1991-09-27; Central Michigan Life
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_T «§* 1 wNrf _rq)t Changin' with time Local band Serenity alters its style Page 8 Looking good Fall ball displays CMU's strengths. Page 10 Brief frtWJtlll JE >fes or oranges? ;er$ wager _f_$_NSING, Mich. — The speakers of the Michigan and lorida Houses have made a endly wager on the out- of Saturday's football. ,e between No. i Florida and No. 3 Michigan. « ihigan House Speaker* Dodak announced iay that he's put up a J of Michigan apples to *Jw»e Wolverines^ Florida - *mse Speaker y TJK. JSffSfcherell has countered syith a bushel of Florida - tnges. y - Cause of 1986 jTobias murder under debate llJETROIT —- A Gaylord Mrnan killed in 1986 did not die fxijf internal head injuries from p8L "beating, according to two jjOTensic pathology experts. "Fiv^jnen went-to prison in Rfche death of Jerry Tobias, but . |each *- maintains his inno- [cerice. Then-Ot3ego County [^Pathologist Patricia New- house ruled Tobias died of 'shearing emd hemorrhage of tHe brain stem" caused by i blows to the head-. But Macomb County Medical vExaminer Werner Spitz [.and Dr. Kurt B. Nolte, New Mexico's state medical investigator, claim Newhouse's HfoidShjgs weY^wrohg." Spitz' was hired by The Detroit j News and Nolte by families | of two defendants. fp Newhouse no longer works for the county and was unavailable for comment, the newspaper said. NATIONAL Central Michigan FRIDAY September 27, 1991 All payments aren't created equal One term cut from appropriations bili may keep CMU living month-to-month Crime bill defeated §£ WASHINGTON — A prop-' osal requiring state and local ~ \ police departments to give I more due process to officers I during disciplinary proceed- iings wasrejected on Wednes- I day by the House Judiciary I Committee. fM The so-called "Policemen's - i Bill of Rights," contained in | the Senate-passed version of ithe crime bill, was rejected on a 24-10 vote as the House. : panel continued to draft its , 1 own proposal. INTERNATIONAL I lice Man found in [Austrian Alps INNSBRUCK, Austria — A man whose 4,000-year-old mummified body was discovered on a glacier's edge wore tattoos, dressed in leather arid packed a knife, scientists said Wednesday. Researchers cal led the Sept.-19 find by hikers an .archaeological sensation, and said it could offer a rare igfifhpse into life in the 0rohze Age, a time when "men ate meat and stone- gpround meal, judging from the mummy's chiseled teeth. "We , are absolutely sure body is 4,000 years old," aid Konrad Spindler of the 'liivei'sity of Innsbruck's Institute for Pre-ahd Early an examination of ipfoody and implements with it, scholars dated tan from the Simi- to the early Bronze Highly 2.000 B.C. in tips, he said. »r said the mummy ■}old,e^ found in_ Eur- ^'*~~ cG&Hkn'l be> fc&fyy - w«f|jrfo«?d^ By Nancy Salfa LIFE Assistant News Editor * A five-letter safety net was removed from the state's university appropriations plan, making CMU's fight for financial stability even more intense. The Joint Confererifce Committee on Higher Education granted the state Department of Management and Budget's request to remove the word "equal" from the approved appropriations bill. The JCC originally agreeded to pay public universities and community colleges 12 months of appropriations in nine equal payments from October to June. It Colbert's attorney asks for trial delay By Mary Church LIFE Staff Writer . .. An._<Jsabella .County - judge , received a third request Monday to postpone former CMU student Terrance Colbert's trial on • a third-degree criminal sexual conduct charge to an indefinite date. Bruce Havens, Colbert's attorney, filed the motion in Circuit Court stating "as a result of acts by the prosecuter, the District Court, the University and others it is impossible to be prepared to proceed to trial on Oct. 21." Earlier this month Judge Paul O'Connell changed the jury-trial date from Sept. 23 to Oct. 21. In the motion to adjourn, Havens stated the first notice he received of Isabella Courity Prosecutor Larry Burdick's plan to call expert witnesses was Aug. 23. On Sept. 18 the prosecuter's office provided Havens with a supplemental police report containing additional information which Havens stated will require . See COLBERT Paqe 2 ELLERTSON SCOBY has since deleted "equal" from the bill. During an earlier interview, DMB budget analyst Bob Endriss said removing the word was a preventative measure waiving legal guarantees about the monthly size of funding in case of future state cash-flow problems. ' Removing the legal safety net . leaves CMU administrators guessing the size of each upcoming month's appropriations, and the University's investment' capabilities up in the air. "We simply can't invest money we don't have." said Kim Ellertson, Vice president for Business and Finance. "We can call up a bank and invest money for as little as two days — but we would earn a lot more interest if we could afford to leave it in there a month," he added. CMU already is feeling the squeeze of the state "deferral" of $4.7 million. Approved July 3, House Bill 4078 canceled the fourth-quarter appropriations payment to higher education institutions but stated an intent to make up the funds in its fiscal 1992, which begins Oct. 1. The deferral accompanies an appropriations plan which dictates universities will record all state funding in the year for which it's appropriated, imposing a cash-basis system for recogniz ing state funding. This rewording of the plan's language make the deferral "harmless" to CMU, said Greg Rosine, associate director of the House Fiscal Agency. Rosine said the deferral was a "one-time gimmick" the state used to take advantage of the state and university fiscal-year overlap to help balance the state's budget. CMU's fiscal year spans July 1 to June 30, while the state's runs Oct. 1 to Sept. 30. CMU administrators agree the See MONEY Page 6 LIFE Photc/Nile Young GET PHYSICAL: Jane Norris. Grand Blanc junior, leads an aerobics class Thursday at the Student Activity Center. FTE cuts causing concern If enrollment projections are off, backlog may occur By Crystal Harmon LIFE Assistant News Editor Cutting the equivalent of 58 full-time faculty positions for the 1992-93 academic year has some campus community members concerned about the future. There will be problems if enrollment does not drop as predicted and full-time equivalents, or FTE, are cut, said Francis Molson, English chairman. "If the same amount of students show up, either class", size will go up or fewer sections will be offered," Molson said. "Students will not find classes to take, a backlog occurs, and the (English) program suffers." One FTE equals one full-time or two half-time positions or any other combination of hours that equals one full-time position. Provost Robert Franke announced Tuesday that 58 FTE will be cut for the 1992-93 school year if preliminary enrollment projections are accurate. Student credit hour projections, usually made the preceding November, determine the number of FTE needed for the upcoming academic year. Although projections made last November indicated that 38 FTE should have been cut for the current year, President Edward B. Jakubauskas decided to delay the cutback. The enrollment projections for 1991-92 were more than 99 percent accurate. Director of Institutional See FTE Page 2 Broadcast union near settlement with CMU By John Mulvaney L'PE Staff Wnter ROTC discrimination question still a hot issue across nation KxW* &&*& By Mary Church LIFE Staff Writer The Academic Senate may have temporarily silenced last semester's controversy over a possible elimination of ROTC at CMU, but similar debates remain heated around the country. Illinois Gov. Jim Edgar vetoed a bill Sept. 20 which would have prevented a public college or uni versity from banning the program on its campuses. Ohio passed similar legislation in July, which is now in the state budget. The issue stems from the U.S. Department of Defense policy prohibiting homosexuals from military programs, including the Reserve Officers' Training Corps. A CMU student who encouraged the removal of ROTC from campus last year, disagrees with such legislation. "When whole state legislatures are saying institutional discrimination is OK, it says a lot about our society," said Paul Emmett, Mil ford senior. "It says there's justice for few, not everybody." He said gay and lesbian groups across the country will continue See ROTC Page 2 ^University and Public Broadcasting bargaining teams negotiated into the night Thursday and at press time were nearing an agreement, according to a union official. j*3f Details of negotiations have yet to be released. "fcThe National Association of Broadcasting Employees and Technicians Local 412 bargained all day Thursday, said Linda Hyde, union president and public information director for Public Broadcasting, h '''We are in mediation right now," Hyde said Thursday night. .^Things are going well; we are optimistic." £,,The union represents 25 Public Broadcasting employees. The .union's contract expired June 30, but was extended indefinitely. ?r?The Policy Officer Association of Michigan, representing 15 Department of Public Safety officers, also is negotiating contractual , issues. ^V Although the contract does not expire until 1993, union officials are discussing economic openers in the present agreement. ;g£ *It*s important that both sides understand what the agreement '. says." said Therm Looman, president of CMU's branch of POA. "It ^shouldn't be too long, whenever both sides can reach a compromise." JL ■ Although Looman would not reveal negotiation details, he said the ; union has not incurred serious bargaining difficulties with the University in the past. ^"fil^ejust usually think we're worth more, than they think we are," ^ie added. -£ Russ Herron, vice president of University Relations, said there tf&en no negotiations lwe^iy^and no.talks«re scheduled in th£ Er/fi&iSre. '--'; '^ '",:" "- "" .'"' ." . y *#\ II a^?a's*>5S!?^ 3Egg$«l5g»3!ggg«$^ <*:«K j$V »V' h* ____. ^ S*i.-v Nt' .'h*A/«S j . (. _____________ d_ *£*&*> V *. h, «> .."K£_J"5y^ \\.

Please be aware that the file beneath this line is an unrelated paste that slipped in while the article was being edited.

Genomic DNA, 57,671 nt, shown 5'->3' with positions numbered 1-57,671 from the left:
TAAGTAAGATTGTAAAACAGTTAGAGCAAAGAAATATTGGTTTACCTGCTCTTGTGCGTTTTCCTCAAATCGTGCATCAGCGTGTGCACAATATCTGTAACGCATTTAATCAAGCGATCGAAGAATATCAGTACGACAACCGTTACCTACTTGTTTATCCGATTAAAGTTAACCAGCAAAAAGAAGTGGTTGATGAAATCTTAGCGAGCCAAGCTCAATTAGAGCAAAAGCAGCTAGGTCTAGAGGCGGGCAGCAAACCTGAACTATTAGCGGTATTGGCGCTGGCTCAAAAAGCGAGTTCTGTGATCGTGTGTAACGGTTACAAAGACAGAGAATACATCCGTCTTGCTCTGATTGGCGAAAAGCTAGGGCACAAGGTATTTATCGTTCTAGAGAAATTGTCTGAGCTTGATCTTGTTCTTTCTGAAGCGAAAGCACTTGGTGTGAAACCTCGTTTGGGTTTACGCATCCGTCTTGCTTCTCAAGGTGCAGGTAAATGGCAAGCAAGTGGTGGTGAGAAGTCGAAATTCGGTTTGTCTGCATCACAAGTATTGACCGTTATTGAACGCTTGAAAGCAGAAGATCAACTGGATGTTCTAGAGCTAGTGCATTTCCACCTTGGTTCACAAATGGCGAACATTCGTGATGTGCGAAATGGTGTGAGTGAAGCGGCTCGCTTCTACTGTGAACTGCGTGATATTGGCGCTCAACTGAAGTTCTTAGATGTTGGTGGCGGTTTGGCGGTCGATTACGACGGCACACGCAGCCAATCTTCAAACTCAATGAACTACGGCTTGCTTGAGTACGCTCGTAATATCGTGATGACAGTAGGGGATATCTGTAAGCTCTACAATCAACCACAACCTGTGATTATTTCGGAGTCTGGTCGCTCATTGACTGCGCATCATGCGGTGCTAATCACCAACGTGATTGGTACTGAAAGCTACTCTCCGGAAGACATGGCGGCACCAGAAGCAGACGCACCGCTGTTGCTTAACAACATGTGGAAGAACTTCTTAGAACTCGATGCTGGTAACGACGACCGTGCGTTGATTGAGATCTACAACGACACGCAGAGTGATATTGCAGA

|Title||1991-09-27; Central Michigan Life|
|Publisher||Students of Central Michigan University|
|Description||Friday, September 27, 1991 issue of the student newspaper of Central Michigan University. Also known as CM-Life. Originally published biweekly. Later published three times a week during the academic year and once a week during the summer. Began publication in 1941. Previously known as Central State Life. Issues from 1999 to the present are available online at the CMLife website.|
|Subject/Keywords||Central Michigan University - Newspapers; Mount Pleasant (Mich.) - Newspapers; Isabella County (Mich.) - Newspapers; College student newspapers and periodicals;|
|Copyright Permission||Copyright 1991 by Central Michigan University. This material is copyrighted and any further reproduction or distribution is prohibited.|